NATIONAL BUREAU OF ECONOMIC RESEARCH
NATIONAL BUREAU OF ECONOMIC RESEARCH

Trade Credit and Taxes

Mihir A. Desai, C. Fritz Foley, James R. Hines Jr.

NBER Working Paper No. 18107
Issued in May 2012
NBER Program(s):   CF   ITI   PE

This paper analyzes the extent to which firms use trade credit to reallocate capital in response to tax incentives. Tax-induced differences in pretax returns encourage the use of trade credit to reallocate capital from firms facing low tax rates to those facing high tax rates. Evidence from the worldwide operations of U.S. multinational firms indicates that affiliates in low-tax jurisdictions use trade credit to lend, whereas those in high-tax jurisdictions use trade credit to borrow: ten percent lower local tax rates are associated with net trade credit positions that are 1.4 percent higher as a fraction of sales. The use of trade credit to get capital out of low-tax, low-return environments is also illustrated by reactions of U.S. firms to the temporary repatriation tax holiday in 2005, when affiliates with positive net trade credit positions were significantly more likely than others to repatriate dividends to parent companies in the United States.

A non-technical summary of this paper is available in the September 2012 NBER digest.  You can sign up to receive the NBER Digest by email.

You may purchase this paper on-line in .pdf format from SSRN.com ($5) for electronic delivery.

Information about Free Papers

You should expect a free download if you are a subscriber, a corporate associate of the NBER, a journalist, an employee of the U.S. federal government with a ".GOV" domain name, or a resident of nearly any developing country or transition economy.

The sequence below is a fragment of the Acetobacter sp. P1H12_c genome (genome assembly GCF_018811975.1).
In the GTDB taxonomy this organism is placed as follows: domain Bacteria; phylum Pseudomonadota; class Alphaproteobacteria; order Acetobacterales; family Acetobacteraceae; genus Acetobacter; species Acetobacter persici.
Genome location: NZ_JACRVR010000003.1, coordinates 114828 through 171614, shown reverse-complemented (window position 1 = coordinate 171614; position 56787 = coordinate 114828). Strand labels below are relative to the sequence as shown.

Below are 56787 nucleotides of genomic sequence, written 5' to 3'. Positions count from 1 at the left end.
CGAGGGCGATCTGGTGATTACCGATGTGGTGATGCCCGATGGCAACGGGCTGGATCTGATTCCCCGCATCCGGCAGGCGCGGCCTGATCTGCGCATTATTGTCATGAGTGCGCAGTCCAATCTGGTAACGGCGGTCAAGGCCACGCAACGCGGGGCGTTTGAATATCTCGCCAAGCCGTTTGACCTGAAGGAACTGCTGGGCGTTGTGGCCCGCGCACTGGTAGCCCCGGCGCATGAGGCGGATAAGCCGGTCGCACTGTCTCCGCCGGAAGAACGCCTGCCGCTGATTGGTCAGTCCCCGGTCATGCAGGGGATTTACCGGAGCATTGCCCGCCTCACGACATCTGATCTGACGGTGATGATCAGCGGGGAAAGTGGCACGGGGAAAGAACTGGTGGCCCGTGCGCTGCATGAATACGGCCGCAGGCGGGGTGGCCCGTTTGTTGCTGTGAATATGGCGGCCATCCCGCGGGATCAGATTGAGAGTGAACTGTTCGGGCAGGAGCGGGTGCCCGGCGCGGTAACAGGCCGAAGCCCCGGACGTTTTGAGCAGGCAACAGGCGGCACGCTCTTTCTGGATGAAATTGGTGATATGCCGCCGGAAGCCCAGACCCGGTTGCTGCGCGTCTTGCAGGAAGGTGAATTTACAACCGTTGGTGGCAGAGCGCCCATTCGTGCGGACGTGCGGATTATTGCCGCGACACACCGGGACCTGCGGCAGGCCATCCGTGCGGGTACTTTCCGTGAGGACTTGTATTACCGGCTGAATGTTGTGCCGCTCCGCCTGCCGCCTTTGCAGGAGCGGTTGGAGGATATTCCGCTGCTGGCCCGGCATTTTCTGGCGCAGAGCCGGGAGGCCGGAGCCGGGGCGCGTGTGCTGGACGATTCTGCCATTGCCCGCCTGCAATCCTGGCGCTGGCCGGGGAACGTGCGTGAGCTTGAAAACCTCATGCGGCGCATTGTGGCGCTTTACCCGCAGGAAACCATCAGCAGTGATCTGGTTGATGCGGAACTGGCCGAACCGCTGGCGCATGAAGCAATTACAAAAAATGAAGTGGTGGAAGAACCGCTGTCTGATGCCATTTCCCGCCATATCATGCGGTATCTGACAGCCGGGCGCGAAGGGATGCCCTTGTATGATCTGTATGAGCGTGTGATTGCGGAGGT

If you usually get free papers at work/university but do not at home, you can either connect to your work VPN or proxy (if any) or elect to have a link to the paper emailed to your work email address below. The email address must be connected to a subscribing college, university, or other subscribing institution. Gmail and other free email addresses will not have access.

E-mail:

Machine-readable bibliographic record - MARC, RIS, BibTeX

Document Object Identifier (DOI): 10.3386/w18107

Users who downloaded this paper also downloaded these:
Juhn, Ujhelyi, and Villegas-Sanchez w18106 Men, Women, and Machines: How Trade Impacts Gender Inequality
Greenwood and Shleifer w18686 Expectations of Returns and Expected Returns
Alfaro and Chen w18207 Selection, Reallocation, and Spillover: Identifying the Sources of Gains from Multinational Production
Greenwood, Landier, and Thesmar w18537 Vulnerable Banks
Desai, Foley, and Hines w17202 Tax Policy and the Efficiency of U.S. Direct Investment Abroad
 
Publications
Activities
Meetings
NBER Videos
Data
People
About

Support
National Bureau of Economic Research, 1050 Massachusetts Ave., Cambridge, MA 02138; 617-868-3900; email: info@nber.org

Contact Us